DOWNEY - Rep. Lucille Roybal-Allard (CA-34), chair of the Congressional Hispanic Caucus Health Care Task Force and a senior member of the Appropriations Subcommittee responsible for funding federal health programs, released a statement earlier this month on the occasion of World AIDS Day."Today, December 1, we commemorate World AIDS Day - a day to celebrate, to remember, and to commit ourselves to an AIDS-free future. We have made tremendous progress in the 22 years since that first World AIDS Day in 1988, and there is much to celebrate. Because of our investments in domestic and international HIV/AIDS prevention, care, treatment, and research, we have seen this disease progress from an acute terminal illness to a manageable chronic disease. The over 5 million people now getting AIDS drugs in the developing world are living proof that investments can translate into lives saved. "This is also a day to remember all those living with HIV/AIDS and those we have lost to this devastating disease. Amidst all of the progress we have made, there were 2.9 million new HIV infections in 2009, drastically outpacing the 1.2 million newly placed on treatment. In the United States there are significant disparities in the rates of new infection in both minority communities and among young gay men. Although African-American and Hispanic persons represent about one-quarter of the country's population, more than half of new AIDS cases reported to CDC are among these populations. Among children, the disparities are even more dramatic, with African-American and Hispanic children representing more than 80 percent of pediatric AIDS cases. "While there are many difficult challenges ahead in the battle against HIV / AIDS, there is one very real and attainable goal that we can all commit ourselves to in the short run. Worldwide more than 1000 children are born with HIV every day. Although 90 percent of those children are born in Africa, new childhood infections here in the United States continue to have negative impacts on children's health, their families, their communities and their opportunities. "There is existing treatment to reduce a mother's chance of transmitting this disease to her child from around 40 percent to less than 1 percent. Regrettably, only half of the women who need this treatment have access today. Across the globe and here in our own communities, we need to commit ourselves to ensuring that all pregnant women are tested for HIV and, if found to be positive, have access to treatment to control their disease and prevent transmission to their babies. Today I am urging all young women in my District, and across Los Angeles, who may be considering becoming pregnant to get tested for HIV. Talk to your sisters, your daughters, your cousins, and your girlfriends and encourage them to do the same. If we all work together, we can help create an AIDS-free generation on children by 2015."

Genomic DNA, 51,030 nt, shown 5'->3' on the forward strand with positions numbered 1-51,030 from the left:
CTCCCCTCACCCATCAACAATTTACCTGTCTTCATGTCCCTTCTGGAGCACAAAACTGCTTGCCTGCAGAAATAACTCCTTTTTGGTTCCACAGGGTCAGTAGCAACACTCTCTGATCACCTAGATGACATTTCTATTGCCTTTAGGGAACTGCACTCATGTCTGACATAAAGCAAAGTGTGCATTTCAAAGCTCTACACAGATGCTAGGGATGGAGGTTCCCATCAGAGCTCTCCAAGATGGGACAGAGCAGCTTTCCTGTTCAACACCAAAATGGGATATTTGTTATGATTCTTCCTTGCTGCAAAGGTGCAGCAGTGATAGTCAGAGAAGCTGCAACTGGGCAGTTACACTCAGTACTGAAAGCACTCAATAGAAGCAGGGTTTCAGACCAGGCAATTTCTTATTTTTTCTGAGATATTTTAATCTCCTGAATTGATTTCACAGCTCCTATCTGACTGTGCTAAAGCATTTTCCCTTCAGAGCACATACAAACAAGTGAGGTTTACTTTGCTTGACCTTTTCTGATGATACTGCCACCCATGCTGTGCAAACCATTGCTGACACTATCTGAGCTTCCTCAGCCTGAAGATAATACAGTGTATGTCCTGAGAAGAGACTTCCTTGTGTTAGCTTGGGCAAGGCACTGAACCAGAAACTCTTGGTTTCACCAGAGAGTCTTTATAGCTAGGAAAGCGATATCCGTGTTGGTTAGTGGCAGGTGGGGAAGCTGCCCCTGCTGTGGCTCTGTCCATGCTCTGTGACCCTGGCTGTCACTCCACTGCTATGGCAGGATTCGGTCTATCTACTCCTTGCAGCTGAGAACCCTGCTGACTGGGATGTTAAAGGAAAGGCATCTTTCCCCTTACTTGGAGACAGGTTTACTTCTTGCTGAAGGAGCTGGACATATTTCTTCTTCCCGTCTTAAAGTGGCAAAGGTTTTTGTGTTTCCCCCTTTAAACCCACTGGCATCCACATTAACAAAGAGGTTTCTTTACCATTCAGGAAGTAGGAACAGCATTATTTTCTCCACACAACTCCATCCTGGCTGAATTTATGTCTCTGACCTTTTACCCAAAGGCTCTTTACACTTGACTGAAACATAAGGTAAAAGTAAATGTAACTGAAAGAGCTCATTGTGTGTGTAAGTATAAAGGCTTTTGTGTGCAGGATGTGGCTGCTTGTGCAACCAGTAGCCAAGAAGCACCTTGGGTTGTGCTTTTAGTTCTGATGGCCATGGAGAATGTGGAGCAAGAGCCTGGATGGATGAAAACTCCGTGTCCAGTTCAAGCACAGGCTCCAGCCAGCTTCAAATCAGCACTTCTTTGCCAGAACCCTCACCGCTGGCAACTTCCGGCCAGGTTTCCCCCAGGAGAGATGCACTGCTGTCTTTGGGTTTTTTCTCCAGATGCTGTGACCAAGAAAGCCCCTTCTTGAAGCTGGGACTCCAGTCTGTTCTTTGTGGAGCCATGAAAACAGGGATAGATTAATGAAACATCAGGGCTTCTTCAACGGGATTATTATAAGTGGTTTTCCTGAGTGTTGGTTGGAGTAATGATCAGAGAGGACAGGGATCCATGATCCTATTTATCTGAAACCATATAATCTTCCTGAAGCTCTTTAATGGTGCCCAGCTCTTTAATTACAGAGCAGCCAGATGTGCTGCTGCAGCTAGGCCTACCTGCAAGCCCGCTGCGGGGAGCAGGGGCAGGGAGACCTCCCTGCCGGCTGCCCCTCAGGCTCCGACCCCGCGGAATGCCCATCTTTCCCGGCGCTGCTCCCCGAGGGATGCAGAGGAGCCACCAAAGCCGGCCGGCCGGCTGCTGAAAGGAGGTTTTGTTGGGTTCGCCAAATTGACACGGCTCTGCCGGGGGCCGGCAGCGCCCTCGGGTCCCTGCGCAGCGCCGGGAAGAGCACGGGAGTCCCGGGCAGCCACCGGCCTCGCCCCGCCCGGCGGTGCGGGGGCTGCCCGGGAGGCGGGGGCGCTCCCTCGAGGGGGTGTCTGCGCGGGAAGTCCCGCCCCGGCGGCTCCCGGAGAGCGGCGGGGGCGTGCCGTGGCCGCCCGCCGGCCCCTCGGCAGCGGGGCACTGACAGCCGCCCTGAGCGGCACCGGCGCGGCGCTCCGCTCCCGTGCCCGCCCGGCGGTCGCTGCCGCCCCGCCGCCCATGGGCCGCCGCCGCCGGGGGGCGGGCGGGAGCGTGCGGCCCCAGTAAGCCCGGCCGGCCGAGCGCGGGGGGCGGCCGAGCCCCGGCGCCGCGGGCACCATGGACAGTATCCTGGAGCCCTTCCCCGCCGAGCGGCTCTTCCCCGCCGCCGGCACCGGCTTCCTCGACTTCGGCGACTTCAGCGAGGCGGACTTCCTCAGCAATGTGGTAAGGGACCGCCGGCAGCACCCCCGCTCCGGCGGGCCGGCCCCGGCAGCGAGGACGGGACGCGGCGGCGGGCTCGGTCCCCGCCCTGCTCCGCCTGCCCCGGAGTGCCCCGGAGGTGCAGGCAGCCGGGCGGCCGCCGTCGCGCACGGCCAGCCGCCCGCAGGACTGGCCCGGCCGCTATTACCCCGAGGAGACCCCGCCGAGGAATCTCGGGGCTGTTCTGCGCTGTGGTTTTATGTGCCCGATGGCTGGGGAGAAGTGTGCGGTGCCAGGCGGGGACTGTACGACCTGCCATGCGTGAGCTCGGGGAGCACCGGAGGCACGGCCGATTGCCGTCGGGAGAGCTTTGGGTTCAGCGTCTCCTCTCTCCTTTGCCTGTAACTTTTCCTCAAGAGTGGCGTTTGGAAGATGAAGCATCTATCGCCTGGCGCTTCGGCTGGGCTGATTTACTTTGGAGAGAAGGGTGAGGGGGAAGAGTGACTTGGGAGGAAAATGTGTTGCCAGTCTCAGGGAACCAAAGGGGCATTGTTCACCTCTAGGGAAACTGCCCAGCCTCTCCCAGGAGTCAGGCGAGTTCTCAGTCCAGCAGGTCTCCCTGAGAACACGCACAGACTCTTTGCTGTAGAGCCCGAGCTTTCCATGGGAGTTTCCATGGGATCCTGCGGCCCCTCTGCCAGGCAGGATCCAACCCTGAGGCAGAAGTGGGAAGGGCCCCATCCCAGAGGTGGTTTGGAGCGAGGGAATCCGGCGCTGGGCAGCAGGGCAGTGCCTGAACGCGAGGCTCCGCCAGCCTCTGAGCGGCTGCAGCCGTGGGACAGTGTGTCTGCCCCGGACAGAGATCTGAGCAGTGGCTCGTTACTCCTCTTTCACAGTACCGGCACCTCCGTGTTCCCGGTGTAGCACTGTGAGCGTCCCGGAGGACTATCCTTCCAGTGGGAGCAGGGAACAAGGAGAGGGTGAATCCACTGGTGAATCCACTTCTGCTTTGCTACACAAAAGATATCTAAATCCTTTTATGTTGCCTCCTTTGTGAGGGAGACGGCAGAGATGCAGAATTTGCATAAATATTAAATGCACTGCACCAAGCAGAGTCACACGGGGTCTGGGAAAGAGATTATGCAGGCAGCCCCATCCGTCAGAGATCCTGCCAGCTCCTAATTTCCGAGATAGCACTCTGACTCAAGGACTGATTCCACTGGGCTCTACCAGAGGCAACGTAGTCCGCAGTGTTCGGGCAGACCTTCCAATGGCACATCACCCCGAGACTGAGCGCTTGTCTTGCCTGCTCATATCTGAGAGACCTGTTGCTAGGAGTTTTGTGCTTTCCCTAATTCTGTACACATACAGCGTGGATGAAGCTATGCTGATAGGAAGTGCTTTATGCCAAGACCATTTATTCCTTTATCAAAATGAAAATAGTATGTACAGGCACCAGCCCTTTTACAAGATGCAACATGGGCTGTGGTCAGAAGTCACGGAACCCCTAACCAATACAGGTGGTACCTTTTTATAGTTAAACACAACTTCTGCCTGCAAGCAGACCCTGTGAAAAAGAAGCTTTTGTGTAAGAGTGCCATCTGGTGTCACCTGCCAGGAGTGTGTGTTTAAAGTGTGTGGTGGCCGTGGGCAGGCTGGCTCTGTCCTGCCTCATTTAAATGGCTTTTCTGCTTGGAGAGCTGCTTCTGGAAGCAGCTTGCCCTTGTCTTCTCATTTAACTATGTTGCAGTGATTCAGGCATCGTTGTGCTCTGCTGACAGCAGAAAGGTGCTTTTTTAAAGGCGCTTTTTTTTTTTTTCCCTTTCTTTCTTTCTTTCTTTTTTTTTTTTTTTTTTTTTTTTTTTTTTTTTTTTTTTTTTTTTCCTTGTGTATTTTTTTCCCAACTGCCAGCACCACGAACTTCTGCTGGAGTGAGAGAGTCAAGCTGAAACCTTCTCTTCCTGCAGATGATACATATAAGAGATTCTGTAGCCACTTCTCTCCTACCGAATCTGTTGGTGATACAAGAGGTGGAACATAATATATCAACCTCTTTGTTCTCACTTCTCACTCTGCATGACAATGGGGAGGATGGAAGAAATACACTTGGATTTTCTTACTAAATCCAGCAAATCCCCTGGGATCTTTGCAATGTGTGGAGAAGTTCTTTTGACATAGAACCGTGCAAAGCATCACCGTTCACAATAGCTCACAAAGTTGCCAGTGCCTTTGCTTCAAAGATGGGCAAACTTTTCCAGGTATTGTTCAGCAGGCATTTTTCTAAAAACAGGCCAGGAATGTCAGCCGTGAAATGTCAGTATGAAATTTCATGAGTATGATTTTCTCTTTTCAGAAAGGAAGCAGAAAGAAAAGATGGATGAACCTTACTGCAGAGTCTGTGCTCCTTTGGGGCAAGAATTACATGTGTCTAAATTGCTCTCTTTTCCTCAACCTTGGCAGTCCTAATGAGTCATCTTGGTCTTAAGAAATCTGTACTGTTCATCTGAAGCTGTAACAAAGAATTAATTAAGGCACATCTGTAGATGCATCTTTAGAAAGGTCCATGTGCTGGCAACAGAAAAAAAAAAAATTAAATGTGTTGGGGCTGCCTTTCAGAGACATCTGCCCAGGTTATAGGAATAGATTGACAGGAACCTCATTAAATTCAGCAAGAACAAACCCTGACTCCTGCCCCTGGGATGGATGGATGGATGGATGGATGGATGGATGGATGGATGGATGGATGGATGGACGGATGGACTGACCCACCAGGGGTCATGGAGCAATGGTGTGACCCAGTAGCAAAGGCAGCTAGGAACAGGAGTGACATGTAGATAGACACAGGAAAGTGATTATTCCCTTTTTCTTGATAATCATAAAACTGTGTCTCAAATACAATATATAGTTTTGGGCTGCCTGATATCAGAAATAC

********** Published: December 9, 2010 - Volume 9 - Issue 34